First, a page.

When layering products, the general idea is to start with thinner, water-based formulas before moving on to thicker, oil-based ones.

However, certain areas of your face may not take too kindly to, or even need, this approach.

Some ingredients, like alpha hydroxy acids (AHAs) and beta hydroxy acids (BHAs), can benefit your entire face.

In those cases, it’s usually fine to layer a rich hydrating product on top of dry areas.

Oily parts of your face, however, will benefit from a more lightweight strategy.

And for sensitive skin: The less you apply, the better.

Avoid products with excessive fragrance or other irritants

Any product that includes harsh ingredients like fragrance or alcohol can irritate both dry and oily skin.

Dry areas may become drier, while oily parts may produce more oil, potentially leading to breakouts.

Opt for noncomedogenic products

So, you know that your products aren’t classed as irritants. Next, you need to check whether they’re likely to clog your pores.

To avoid aggravating oily and acne-prone skin, try sticking to noncomedogenic lotions and potions.

But don’t just go by the claims written on the bottle.

Check the ingredients list for big offenders, like isopropyl myristate and lanolins, along with helpful additions, like hempseed oil and sunflower oil.

Stay hydrated

In addition to applying hydrating products to your skin, it’s important to ensure you’re drinking plenty of water each day.

Hydration can help prevent dry, flaky skin and stop skin from excessively producing oil.

Although there’s still a question mark surrounding the link between water intake and hydrated skin, it’s recommended to drink at least eight glasses of water a day.

When figuring out your new skin care regimen, think mild rather than attack mode.

Opt for gentle products that moisturize dry patches without promoting oiliness.

And when you need to target specific issues, only apply treatments to the needed areas.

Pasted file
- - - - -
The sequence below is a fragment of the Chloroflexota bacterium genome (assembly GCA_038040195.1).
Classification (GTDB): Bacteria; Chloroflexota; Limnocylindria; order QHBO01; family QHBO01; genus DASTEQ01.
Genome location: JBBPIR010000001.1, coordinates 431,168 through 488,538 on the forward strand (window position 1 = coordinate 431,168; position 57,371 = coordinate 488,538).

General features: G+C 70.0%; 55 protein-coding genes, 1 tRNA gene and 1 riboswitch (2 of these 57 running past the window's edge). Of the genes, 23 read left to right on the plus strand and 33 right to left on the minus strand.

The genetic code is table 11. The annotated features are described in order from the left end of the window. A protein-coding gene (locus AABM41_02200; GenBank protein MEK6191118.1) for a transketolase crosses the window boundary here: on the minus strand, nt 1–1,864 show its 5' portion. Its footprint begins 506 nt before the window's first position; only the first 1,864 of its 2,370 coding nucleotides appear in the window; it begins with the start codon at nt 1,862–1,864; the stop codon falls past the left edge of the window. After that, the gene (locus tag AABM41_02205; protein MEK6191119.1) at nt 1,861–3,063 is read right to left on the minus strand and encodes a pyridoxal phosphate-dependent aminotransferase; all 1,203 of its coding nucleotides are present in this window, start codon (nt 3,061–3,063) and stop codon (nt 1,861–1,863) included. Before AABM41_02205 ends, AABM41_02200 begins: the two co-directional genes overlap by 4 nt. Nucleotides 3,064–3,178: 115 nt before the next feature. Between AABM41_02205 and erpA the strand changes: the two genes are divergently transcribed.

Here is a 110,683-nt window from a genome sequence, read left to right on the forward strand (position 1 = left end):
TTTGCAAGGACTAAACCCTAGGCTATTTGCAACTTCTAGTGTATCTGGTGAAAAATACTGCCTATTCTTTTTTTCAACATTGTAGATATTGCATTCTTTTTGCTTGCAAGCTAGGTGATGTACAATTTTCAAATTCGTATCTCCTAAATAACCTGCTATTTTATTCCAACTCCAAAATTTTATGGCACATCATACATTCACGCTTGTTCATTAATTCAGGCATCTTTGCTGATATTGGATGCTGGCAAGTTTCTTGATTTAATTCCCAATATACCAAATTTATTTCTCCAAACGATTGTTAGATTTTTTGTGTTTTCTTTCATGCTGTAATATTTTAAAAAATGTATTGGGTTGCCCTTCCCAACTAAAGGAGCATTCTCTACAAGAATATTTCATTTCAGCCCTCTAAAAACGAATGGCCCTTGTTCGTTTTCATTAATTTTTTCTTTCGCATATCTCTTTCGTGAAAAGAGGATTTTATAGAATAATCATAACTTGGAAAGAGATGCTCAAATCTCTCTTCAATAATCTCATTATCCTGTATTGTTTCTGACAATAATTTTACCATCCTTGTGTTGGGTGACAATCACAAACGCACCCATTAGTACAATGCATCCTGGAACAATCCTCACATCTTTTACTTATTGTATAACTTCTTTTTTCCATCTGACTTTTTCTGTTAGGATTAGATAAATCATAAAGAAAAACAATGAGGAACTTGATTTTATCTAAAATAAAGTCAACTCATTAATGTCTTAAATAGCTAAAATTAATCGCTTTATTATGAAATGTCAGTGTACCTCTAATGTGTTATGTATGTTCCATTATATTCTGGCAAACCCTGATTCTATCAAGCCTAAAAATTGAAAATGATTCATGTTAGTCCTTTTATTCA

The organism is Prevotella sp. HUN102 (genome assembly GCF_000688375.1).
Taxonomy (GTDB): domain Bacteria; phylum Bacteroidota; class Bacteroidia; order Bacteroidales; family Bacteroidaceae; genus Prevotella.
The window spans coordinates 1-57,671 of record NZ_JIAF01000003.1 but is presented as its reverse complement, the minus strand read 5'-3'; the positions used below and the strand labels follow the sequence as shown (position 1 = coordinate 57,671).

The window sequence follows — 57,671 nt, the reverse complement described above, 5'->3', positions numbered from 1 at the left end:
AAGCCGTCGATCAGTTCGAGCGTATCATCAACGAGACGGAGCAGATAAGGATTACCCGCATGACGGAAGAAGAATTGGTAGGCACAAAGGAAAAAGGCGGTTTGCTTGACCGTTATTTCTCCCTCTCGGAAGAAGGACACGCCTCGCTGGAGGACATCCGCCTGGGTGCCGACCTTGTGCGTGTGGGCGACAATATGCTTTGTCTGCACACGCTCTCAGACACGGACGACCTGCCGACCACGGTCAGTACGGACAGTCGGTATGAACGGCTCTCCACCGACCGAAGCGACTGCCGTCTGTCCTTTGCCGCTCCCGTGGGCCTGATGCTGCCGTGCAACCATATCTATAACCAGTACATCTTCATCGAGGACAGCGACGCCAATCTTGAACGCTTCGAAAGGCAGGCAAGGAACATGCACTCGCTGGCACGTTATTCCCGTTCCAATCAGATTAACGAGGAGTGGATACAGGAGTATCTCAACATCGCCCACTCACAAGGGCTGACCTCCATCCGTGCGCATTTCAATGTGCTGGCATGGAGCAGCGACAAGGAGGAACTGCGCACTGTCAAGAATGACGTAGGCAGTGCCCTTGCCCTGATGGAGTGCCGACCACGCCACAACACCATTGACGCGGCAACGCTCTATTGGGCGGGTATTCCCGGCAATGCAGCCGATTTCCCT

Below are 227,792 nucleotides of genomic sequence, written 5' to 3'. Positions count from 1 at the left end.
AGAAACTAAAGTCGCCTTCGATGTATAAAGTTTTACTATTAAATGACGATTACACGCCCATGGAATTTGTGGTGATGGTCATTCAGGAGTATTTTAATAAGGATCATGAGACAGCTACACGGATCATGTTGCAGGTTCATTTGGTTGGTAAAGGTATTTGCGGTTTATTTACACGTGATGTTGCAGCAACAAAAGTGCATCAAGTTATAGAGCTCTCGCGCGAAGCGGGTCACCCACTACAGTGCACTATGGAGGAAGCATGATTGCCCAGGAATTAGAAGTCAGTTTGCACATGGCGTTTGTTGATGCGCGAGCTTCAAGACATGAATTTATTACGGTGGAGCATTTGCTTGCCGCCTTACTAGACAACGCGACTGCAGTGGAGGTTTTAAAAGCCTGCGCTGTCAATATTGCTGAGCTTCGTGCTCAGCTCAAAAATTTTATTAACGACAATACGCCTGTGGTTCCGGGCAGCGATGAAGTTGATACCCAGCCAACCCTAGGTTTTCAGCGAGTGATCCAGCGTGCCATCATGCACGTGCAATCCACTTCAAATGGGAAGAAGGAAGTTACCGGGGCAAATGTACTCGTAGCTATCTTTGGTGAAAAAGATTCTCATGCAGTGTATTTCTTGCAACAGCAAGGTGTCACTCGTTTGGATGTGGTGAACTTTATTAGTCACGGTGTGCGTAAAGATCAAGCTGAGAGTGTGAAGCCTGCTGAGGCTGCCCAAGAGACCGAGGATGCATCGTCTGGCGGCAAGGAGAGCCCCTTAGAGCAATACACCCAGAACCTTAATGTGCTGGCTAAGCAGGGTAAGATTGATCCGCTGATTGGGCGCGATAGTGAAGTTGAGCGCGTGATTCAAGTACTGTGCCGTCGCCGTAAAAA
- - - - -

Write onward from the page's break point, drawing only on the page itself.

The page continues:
Ingredients to look for



As needed

  • Exfoliant. Removing dead skin is crucial for clearing pores and relieving dry areas. Use a gentle chemical exfoliant, like Pixi Glow Peel Pads, or a soft scrub, like Kormeili’s Refine MicroDerm Scrub. Apply once a week, building up to two or three times a week if needed.
  • Facial mask. Multi-masking was made for combination skin. Instead of slathering one mask all over your face, this method applies different masks to different areas of the face. Try a clay mask, like Glossier Mega Greens Galaxy Pack, to manage oiliness and a hydrating mask, like Summer Fridays Jet Lag Mask, for dry spots.

“If your over-the-counter skin care products aren’t accomplishing the goals you’re looking for, make an appointment with a board certified dermatologist for professional help,” Zeichner advises.

Kormeili also recommends seeing a dermatologist if you’re struggling to manage skin issues like acne.

A dermatologist will closely examine your skin, magnify certain areas, and gently touch them to see how they feel.

They also may ask you questions about your lifestyle and current skin care regimen. Your derm will use all of this to determine your skin type and recommend strategies for specific issues.

A number of prescription treatments can address dryness and oiliness.

Topical prescription retinoids or benzoyl peroxide can be used to unclog pores and manage breakouts. (It’s important to avoid applying these to dry areas.)

Meanwhile, corticosteroids are designed to relieve the itching and inflammation that often accompanies dry skin.

Remember that patience is key when caring for combination skin.

Finding the right routine can be tricky, and it can take a good month or two before you see any results.

But using the correct products in the right areas, both morning and night, should get your skin in the best possible shape.

If you feel like things aren’t going the way you hoped, and you have the means, you might consider booking an appointment with a dermatologist.

Lauren Sharkey is a U.K.-based journalist and author specializing in women’s issues. When she isn’t trying to discover a way to banish migraines, she can be found uncovering the answers to your lurking health questions. She has also written a book profiling young female activists across the globe and is currently building a community of such resisters. Catch her on Twitter.